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Delaware Fishing Report
When, Where, What and How They're Biting


By Eric Burnley Sr.*

Updated: Thursday, Oct. 1

2014 Delaware Fishing Guide

DELAWARE BAY There was a slight weather window on Tuesday and a few boats tried for tog at the Outer Wall and the rocks around the Brandywine Light. One boat did manage a limit at the Wall and at least two big sheepshead were caught, one at the Wall and one at Brandywine Light.

White perch and catfish should be available in the tidal rivers and creeks when the weather returns to a fishable condition and it looks like that won’t happen until sometime next week. As to when things will improve in the open bay, your guess is as good as mine.

INSHORE OCEAN To the best of my knowledge no boats have sailed out of Indian River or Lewes over the past two weeks. When they do get out it is hard to say what they will find. I suspect some tog will be caught and perhaps a few flounder until black sea bass season reopens on October 18.

OFFSHORE OCEAN I had a report from one boat that ran to the Washington Canyon on Tuesday and managed to catch a limit of yellowfin and a good number of dolphin on the troll. All I can say is they love tuna much more than I do.

INDIAN RIVER INLET A very slow pick of flounder, croaker and rockfish here. Tiny bluefish are chasing shiners and can be taken on small metal lures.

SURF FISHING I expect the beaches to be closed by the weekend and they may not reopen before mid-week. Once conditions improve we may begin to see more blues and perhaps the first run of rockfish.

FRESHWATER The dry nor’easter of last week has given way to a very wet one this week. Heavy rain will make fishing anywhere uncomfortable and unproductive until next week.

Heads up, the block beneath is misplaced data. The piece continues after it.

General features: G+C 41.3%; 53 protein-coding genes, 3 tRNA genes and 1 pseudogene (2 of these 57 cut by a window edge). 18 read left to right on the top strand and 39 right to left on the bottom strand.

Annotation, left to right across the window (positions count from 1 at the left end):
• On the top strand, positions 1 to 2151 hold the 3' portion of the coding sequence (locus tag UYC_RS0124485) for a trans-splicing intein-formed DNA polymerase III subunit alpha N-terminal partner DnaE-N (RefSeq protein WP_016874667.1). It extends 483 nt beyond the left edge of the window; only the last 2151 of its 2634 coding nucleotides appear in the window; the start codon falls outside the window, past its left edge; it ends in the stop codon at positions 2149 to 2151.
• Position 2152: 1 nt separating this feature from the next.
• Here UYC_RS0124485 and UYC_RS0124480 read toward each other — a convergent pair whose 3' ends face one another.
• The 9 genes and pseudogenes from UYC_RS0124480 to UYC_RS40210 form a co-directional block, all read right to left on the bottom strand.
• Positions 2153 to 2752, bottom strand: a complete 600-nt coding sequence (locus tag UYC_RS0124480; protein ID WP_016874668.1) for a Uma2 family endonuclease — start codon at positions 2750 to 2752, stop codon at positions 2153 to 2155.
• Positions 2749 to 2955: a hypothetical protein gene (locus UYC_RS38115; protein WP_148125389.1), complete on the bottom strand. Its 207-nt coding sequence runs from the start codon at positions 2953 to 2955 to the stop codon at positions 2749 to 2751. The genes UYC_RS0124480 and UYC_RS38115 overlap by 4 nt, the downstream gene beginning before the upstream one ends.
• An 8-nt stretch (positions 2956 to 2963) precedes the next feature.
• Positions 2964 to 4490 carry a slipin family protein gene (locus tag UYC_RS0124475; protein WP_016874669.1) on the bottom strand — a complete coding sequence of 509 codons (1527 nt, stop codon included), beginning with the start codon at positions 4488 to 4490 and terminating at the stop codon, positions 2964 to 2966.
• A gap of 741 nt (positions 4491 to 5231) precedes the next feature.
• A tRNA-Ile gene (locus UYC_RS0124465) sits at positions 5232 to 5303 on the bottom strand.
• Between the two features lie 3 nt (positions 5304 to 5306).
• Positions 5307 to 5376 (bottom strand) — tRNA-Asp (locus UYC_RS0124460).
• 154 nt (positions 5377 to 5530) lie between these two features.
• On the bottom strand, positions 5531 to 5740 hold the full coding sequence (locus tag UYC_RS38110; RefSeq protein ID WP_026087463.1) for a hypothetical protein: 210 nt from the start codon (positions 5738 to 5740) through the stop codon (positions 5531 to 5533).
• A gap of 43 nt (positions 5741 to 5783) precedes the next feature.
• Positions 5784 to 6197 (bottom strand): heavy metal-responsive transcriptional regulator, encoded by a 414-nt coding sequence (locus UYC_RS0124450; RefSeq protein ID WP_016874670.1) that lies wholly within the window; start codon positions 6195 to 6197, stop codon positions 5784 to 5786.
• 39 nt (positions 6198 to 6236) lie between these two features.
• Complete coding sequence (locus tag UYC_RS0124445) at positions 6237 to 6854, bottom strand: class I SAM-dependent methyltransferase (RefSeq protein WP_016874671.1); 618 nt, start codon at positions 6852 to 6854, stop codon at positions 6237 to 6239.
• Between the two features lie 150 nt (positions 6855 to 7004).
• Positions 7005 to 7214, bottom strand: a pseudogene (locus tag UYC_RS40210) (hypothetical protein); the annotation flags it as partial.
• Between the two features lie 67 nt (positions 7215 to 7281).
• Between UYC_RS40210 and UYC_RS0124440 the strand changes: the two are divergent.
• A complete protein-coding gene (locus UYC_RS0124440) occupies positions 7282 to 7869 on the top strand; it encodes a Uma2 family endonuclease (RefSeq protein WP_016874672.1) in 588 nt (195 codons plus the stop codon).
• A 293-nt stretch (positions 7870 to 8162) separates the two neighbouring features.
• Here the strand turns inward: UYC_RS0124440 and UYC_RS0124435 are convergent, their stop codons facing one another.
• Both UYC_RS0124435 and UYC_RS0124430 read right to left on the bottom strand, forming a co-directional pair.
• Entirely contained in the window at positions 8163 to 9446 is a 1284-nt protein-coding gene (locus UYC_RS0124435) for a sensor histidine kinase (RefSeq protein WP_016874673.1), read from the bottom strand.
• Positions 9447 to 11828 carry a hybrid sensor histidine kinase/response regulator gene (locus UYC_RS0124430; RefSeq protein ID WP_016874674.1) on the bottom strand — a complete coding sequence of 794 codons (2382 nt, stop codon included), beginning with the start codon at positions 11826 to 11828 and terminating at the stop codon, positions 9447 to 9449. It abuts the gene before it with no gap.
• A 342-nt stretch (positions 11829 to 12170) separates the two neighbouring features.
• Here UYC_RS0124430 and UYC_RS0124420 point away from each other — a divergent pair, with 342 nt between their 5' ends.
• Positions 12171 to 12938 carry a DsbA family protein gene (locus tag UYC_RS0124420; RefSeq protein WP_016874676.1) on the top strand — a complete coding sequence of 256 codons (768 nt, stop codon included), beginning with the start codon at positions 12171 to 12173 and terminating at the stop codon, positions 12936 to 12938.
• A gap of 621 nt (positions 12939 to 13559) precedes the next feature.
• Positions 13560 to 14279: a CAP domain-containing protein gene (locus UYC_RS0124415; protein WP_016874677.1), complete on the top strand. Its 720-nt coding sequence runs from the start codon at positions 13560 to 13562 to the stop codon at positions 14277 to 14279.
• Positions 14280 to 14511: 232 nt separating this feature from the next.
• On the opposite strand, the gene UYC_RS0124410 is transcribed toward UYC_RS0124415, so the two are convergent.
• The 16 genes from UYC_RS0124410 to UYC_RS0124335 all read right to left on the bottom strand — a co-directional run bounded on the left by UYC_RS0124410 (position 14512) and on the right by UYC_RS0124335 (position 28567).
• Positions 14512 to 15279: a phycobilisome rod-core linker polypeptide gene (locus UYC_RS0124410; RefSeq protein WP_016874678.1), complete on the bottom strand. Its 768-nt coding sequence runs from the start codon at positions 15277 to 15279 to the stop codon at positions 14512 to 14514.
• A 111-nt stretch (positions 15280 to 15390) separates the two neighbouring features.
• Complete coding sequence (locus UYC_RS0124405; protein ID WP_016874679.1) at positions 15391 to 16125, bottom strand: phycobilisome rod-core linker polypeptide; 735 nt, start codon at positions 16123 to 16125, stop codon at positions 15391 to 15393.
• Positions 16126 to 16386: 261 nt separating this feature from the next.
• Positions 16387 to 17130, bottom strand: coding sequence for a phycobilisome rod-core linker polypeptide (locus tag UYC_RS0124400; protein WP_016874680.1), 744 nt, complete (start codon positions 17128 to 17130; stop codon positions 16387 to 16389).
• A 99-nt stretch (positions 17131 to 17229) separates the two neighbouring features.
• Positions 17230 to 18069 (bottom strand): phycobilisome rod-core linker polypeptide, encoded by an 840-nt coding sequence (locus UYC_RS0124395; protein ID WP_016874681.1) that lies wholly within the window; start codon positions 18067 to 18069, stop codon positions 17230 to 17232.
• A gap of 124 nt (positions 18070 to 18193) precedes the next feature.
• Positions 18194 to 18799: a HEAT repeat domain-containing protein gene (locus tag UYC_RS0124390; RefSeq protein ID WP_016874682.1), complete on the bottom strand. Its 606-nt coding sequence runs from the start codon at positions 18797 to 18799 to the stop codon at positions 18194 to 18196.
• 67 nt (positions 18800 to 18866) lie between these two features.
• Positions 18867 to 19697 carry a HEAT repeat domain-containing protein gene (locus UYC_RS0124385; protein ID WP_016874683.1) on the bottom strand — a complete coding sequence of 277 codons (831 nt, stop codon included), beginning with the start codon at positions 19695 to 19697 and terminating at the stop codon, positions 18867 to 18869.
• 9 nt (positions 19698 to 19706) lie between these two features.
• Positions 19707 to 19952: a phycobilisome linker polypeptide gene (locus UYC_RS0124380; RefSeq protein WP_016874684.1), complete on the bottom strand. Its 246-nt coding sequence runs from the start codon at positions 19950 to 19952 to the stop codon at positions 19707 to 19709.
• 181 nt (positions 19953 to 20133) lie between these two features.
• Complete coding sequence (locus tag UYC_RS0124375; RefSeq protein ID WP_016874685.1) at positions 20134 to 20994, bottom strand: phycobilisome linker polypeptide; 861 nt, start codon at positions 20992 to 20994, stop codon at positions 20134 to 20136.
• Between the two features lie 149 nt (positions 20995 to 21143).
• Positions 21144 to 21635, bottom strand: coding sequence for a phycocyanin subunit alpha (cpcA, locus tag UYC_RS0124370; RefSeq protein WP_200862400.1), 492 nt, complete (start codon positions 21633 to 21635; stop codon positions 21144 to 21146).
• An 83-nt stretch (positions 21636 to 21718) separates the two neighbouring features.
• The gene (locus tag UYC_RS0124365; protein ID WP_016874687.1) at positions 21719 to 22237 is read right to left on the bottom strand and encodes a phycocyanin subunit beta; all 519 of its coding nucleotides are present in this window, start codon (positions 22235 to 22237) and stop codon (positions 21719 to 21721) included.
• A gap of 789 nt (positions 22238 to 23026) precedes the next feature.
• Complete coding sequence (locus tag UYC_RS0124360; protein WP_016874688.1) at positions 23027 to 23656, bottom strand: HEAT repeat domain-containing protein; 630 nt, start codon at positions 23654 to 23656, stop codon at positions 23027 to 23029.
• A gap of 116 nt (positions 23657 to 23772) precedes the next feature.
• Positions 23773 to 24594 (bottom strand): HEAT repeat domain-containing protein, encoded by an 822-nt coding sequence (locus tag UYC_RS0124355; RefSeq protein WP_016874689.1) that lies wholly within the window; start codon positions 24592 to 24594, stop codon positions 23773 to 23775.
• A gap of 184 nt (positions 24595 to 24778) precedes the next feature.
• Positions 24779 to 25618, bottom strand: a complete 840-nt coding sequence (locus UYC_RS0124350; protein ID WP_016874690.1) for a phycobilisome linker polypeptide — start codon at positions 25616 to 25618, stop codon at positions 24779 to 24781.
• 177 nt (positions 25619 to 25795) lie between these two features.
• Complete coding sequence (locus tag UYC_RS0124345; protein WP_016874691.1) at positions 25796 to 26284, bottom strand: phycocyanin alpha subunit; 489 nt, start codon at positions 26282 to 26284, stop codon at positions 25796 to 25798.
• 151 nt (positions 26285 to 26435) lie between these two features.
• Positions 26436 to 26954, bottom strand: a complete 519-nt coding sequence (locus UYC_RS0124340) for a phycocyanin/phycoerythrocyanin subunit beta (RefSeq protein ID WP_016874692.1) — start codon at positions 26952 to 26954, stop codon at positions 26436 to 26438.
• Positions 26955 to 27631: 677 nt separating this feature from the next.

GET READY Since we can’t get out on the water, now is a good time to check your gear and get ready for the fall fishing season. Fishing line is a main concern since it has seen hard service during the spring and fall. Mono line is inexpensive and should be replaced. Braid costs a good deal more and should be checked for signs of wear and replaced as necessary.

All those trolling lures that have not seen the light of day since last fall need to be examined for rusty hooks, damaged split rings or hangers. Replace as necessary. The same should be done for hooks on surf, eel or chunking rigs. Any sign of rust or wear on the leader and the rig should be tossed and a new one created.

It doesn’t take much time to do these simple chores and the investment will pay big dividends when that fish of a lifetime takes your bait or lure.

*Eric Burnley Sr. is a native Delawarean who has fished the waters of his home state for more than 60 years. He has been a full-time outdoor writer since 1978, with articles appearing in most national magazines as well as many regional publications. He has authored two books, Surf Fishing The Atlantic Coast and The Ultimate Guide To Catching Striped Bass.

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